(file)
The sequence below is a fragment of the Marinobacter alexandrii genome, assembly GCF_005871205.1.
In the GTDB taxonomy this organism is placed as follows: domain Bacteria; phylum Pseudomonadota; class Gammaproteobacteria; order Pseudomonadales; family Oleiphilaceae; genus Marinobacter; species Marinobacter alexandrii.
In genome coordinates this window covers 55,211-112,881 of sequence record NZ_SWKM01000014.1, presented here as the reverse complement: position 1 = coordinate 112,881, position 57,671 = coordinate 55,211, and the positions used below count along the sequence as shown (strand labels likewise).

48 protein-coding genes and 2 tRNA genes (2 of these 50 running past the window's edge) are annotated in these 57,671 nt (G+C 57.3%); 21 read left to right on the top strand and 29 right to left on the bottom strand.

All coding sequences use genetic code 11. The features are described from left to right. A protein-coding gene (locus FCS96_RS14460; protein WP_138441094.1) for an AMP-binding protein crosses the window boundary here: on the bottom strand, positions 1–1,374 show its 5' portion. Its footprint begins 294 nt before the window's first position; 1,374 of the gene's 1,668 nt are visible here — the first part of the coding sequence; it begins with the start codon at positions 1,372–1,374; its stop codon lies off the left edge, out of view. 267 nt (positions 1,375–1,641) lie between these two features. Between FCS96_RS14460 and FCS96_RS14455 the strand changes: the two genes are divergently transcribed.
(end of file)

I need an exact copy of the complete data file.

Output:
The sequence below is a fragment of the Marinobacter alexandrii genome, assembly GCF_005871205.1.
In the GTDB taxonomy this organism is placed as follows: domain Bacteria; phylum Pseudomonadota; class Gammaproteobacteria; order Pseudomonadales; family Oleiphilaceae; genus Marinobacter; species Marinobacter alexandrii.
In genome coordinates this window covers 55,211-112,881 of sequence record NZ_SWKM01000014.1, presented here as the reverse complement: position 1 = coordinate 112,881, position 57,671 = coordinate 55,211, and the positions used below count along the sequence as shown (strand labels likewise).

48 protein-coding genes and 2 tRNA genes (2 of these 50 running past the window's edge) are annotated in these 57,671 nt (G+C 57.3%); 21 read left to right on the top strand and 29 right to left on the bottom strand.

All coding sequences use genetic code 11. The features are described from left to right. A protein-coding gene (locus FCS96_RS14460; protein WP_138441094.1) for an AMP-binding protein crosses the window boundary here: on the bottom strand, positions 1–1,374 show its 5' portion. Its footprint begins 294 nt before the window's first position; 1,374 of the gene's 1,668 nt are visible here — the first part of the coding sequence; it begins with the start codon at positions 1,372–1,374; its stop codon lies off the left edge, out of view. 267 nt (positions 1,375–1,641) lie between these two features. Between FCS96_RS14460 and FCS96_RS14455 the strand changes: the two genes are divergently transcribed.